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Studies in Ven. Buddhadatta's Prosody
1: The Text
Ven. Buddhadatta's commentary on the Buddhavaṁsa differs from the other texts examined in this series of studies, in that it is not, like the other works, an original composition, but rather a translation and edition of the traditional commentary that had been handed down in the Mahāvihāra at Anurādhapura, in the Sinhala language.
It is written in a mixture of prose and verse, and includes many quotations from the Tipiṭaka and other commentaries, besides a number of verses that appear to be original to the work, though exactly which verses are the original compositions of Ven. Buddhadatta himself is not possible to establish beyond any doubt.
The commentary does of course, quote all of the verses of Buddhavaṁsa itself, and comments on them. But besides these there are a number of verses, which are not quotations from other sources. In her translation of Buddhavaṁsa-aṭṭhakathā (The Clarifier of the Sweet Meaning, PTS, London, 1978) Miss I.B. Horner lists 129 unattributed verses. The number given here is much greater from that, amounting to 185.
This total differs from Horner's because there are many mistakes in Horner's work, both of omission and of commission:
In this way we eventually arrive then at a figure of 185 unattributed verses in this work.
We have seen in the earlier studies that Ven. Buddhadatta's prosody is quite unique, and has certain very distinctive characetristics, which we may define here:
In the Siloka verses there is:
In the Classical metres there are:
We will see from the analysis of the verses which are unattributed in this work that they conform in many ways to Ven. Buddhadatta's idiosyncratic prosody, and employ many of the same Classical metres that he used in his original works. These studies would seem to prove beyond any reasonable doubt, therefore, that the Madhuratthavilāsinī is in fact correctly attributed to Ven. Buddhadatta.
2: Sarabhatti & Resolution
Sarabhatti vowels are found in bhariyāhi (55c) & –garahino (119d).
Resolution occurs in the following words: upa– 27a; rata– 40c; sama– 40d – 100d; –pari– 95c; dasa– 103b; padu– 126d; & saka– 162a.
3: Analysis of the metres
There are 108 unattributed verses written in the Siloka metre, of which 98 are pathyā (91%).
Of the variations:
There are light 2nd & 3rd syllables in the opening of verse 23:
viharatha vivittesu, pabbatesu vanesu ca.
b: Other Metres
The verses written in Classical metres in this work are proportionately much greater than in the other works, there being 131 verses in a variety of metres, which amounts to 70% of the total.
There are no metres here in Mattācchandas metres; but of the Addhasamavutta class which are derived from that class, Aparavatta occurs at 154; and Pupphitaggā at 145.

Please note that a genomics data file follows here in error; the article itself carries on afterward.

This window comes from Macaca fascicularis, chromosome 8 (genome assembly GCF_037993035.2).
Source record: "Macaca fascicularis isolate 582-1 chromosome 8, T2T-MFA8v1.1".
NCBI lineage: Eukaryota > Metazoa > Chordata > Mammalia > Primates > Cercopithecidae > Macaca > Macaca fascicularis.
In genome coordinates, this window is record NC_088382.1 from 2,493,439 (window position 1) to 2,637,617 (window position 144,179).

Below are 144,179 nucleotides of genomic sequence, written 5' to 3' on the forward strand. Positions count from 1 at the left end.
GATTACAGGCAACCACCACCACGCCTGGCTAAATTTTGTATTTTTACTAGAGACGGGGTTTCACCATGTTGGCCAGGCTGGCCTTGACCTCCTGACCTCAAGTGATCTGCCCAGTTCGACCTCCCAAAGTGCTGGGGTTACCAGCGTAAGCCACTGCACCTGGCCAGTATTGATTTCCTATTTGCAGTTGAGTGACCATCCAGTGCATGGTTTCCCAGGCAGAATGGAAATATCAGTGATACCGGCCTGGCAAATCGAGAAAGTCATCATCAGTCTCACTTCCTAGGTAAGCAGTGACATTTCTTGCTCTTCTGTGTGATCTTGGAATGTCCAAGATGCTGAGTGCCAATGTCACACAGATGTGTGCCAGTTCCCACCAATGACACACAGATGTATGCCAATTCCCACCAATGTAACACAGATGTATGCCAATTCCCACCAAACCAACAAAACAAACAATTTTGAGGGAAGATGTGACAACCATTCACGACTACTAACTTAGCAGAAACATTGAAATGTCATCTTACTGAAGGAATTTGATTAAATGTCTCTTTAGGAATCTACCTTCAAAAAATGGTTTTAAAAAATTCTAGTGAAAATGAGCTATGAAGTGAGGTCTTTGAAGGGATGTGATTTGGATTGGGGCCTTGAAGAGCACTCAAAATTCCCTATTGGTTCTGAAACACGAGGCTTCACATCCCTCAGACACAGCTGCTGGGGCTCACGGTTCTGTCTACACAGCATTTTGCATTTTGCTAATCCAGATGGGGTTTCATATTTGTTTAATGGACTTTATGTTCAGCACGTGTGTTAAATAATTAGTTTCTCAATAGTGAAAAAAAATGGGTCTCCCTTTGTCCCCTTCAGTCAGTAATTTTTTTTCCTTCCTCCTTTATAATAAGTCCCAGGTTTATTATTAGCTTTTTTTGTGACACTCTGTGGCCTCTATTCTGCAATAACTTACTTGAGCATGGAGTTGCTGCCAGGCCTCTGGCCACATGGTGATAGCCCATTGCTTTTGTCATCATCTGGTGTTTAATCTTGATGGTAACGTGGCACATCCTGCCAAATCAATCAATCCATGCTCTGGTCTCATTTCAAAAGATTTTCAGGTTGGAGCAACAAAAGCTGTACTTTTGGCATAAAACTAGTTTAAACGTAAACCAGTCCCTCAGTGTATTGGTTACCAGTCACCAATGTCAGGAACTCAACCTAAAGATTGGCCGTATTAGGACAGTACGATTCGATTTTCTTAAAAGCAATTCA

The rest are composed in Samavutta metres.
Campakamālā = 1 (131)
The greatest number of the Classical verses are in the Upajāti metre.
One of the striking characteristics of these verses in the inclusion of no less than 21 Vaṁsaṭṭhā lines, something which is also characteristic of Ven. Buddhadatta's other works. They occur at 41ac; 43bc; 45a; 49a; 50a; 51b; 52b; 53a; 56c; 69c; 70a; 71ab; 74a; 81b; 90b; 92a; 96c; 98b; 107b; & 156a.
Verse number 98 besides the Vaṁsaṭṭhā line also has a line in the 14 syllable Vasantatatilaka metre (98a); and 94d has a line in the 11 syllable Sumukhī metre.
Compounds cross the pādayuga in the Ganthārambhakathā on 4 occasions: 6ab; 8ab,cd; & 9ab.
Of the other Classical metres there are 8 in Indavajirā metre (29, 31, 114, 115, 134, 146, 150, 152); and 7 in Upindavajirā metre (3, 7, 102, 105, 122, 153, 167).
There is also one verse in the very rare Classical form of the Svāgatā metre at 157.
Vaṁsaṭṭhā occurs independently in only 3 verses (1, 159, 165).
In the same class the unusual Bhujaṅgappayāta metre occurs 5 times, at 37, & in four verses in the Nigamana at 179 - 182.
Toṭaka = 1 (163)
Dutavilambita = 1 (118)
Mattamayūra = 1 (132)
We now present all of the unattributed verses from Ven. Buddhadatta's Madhuratthavilāsinī. Verses that are not sequential in the original are seperated by 3 astericks:
anantañāṇaṁ karuṇālayaṁ layaṁ,
malassa buddhaṁ susamāhitaṁ hitaṁ.
namāmi dhammaṁ bhavasaṁvaraṁ varaṁ,
guṇākarañ-ceva niraṅgaṇaṁ gaṇaṁ. 
paññāya seṭṭho jinasāvakānaṁ,
yaṁ dhammasenāpati dhammarājaṁ.
niraṅgaṇaṁ ñātigaṇassa majjhe. 
hatāvakāsena pakāsito yo,
samādhivāsena tathāgatena. 
pāḷikkamañ-ceva ca pāḷiyatthaṁ.
kathānusandhiṁ sugatassa puttā,
yathāsutaṁ yeva samāhariṁsu. 
sadā janānaṁ savanāmatassa,
saṁvaṇṇanānukkamato pavattā. 
āyācitohaṁ suciram-pi kālaṁ,
tasmāssa saṁvaṇṇanam-ārabhissaṁ. 
sadā janānaṁ kalināsanassa,
mamā pi puññodayavuddhiyatthaṁ,
pasādanatthañ-ca mahājanassa. 
samāsatoyaṁ pana Buddhavaṁsa-
saṁvaṇṇanā hessati sārabhūtā. 
sotabbarūpaṁ pana buddhavaṁsa-
kathāya aññaṁ idha natthi yasmā.
pasādanaṁ buddhaguṇe ratānaṁ,
pavāhanaṁ pāpamahāmalassa. 
tasmā hi sakkaccasamādhiyuttā,
saṁvaṇṇanaṁ vaṇṇayato suvaṇṇaṁ,
nidhāya kaṇṇaṁ madhuraṁ suṇātha. 
sabbam-pi hitvā pana kiccam-aññaṁ,
sakkacca maccenidha niccakālaṁ.
sotuṁ kathetum-pi budhena yuttā,
kathā panāyaṁ atidullabhāti. 
taṁ sambahulavāram-pi, yathāṭṭhāne mayaṁ pana,
dassetvā va gamissāma, tattha tattha samāsato. 
kenāyaṁ desito kattha, kassatthāya ca desito,
kim-atthāya kadā kassa, vacanaṁ kena cābhato. 
sabbam-etaṁ vidhiṁ vatvā, pubbam-eva samāsato,
pacchāhaṁ buddhavaṁsassa, karissām-atthavaṇṇanan-ti. 
kenāyaṁ desito kattha, kassatthāya ca desito;
kim-atthāya kadā kassa, vacanaṁ kena cābhato ti 
⏑−−−⏑¦−⏑−−¦¦−−−−¦⏑−⏑− 9 syllables
kadāyaṁ dhammadesanatthaṁ, ajjhiṭṭho brahmunā jino;
kadā kattha ca kenāyaṁ, gāthā hi samudīritā ti. 
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last updated: March 2006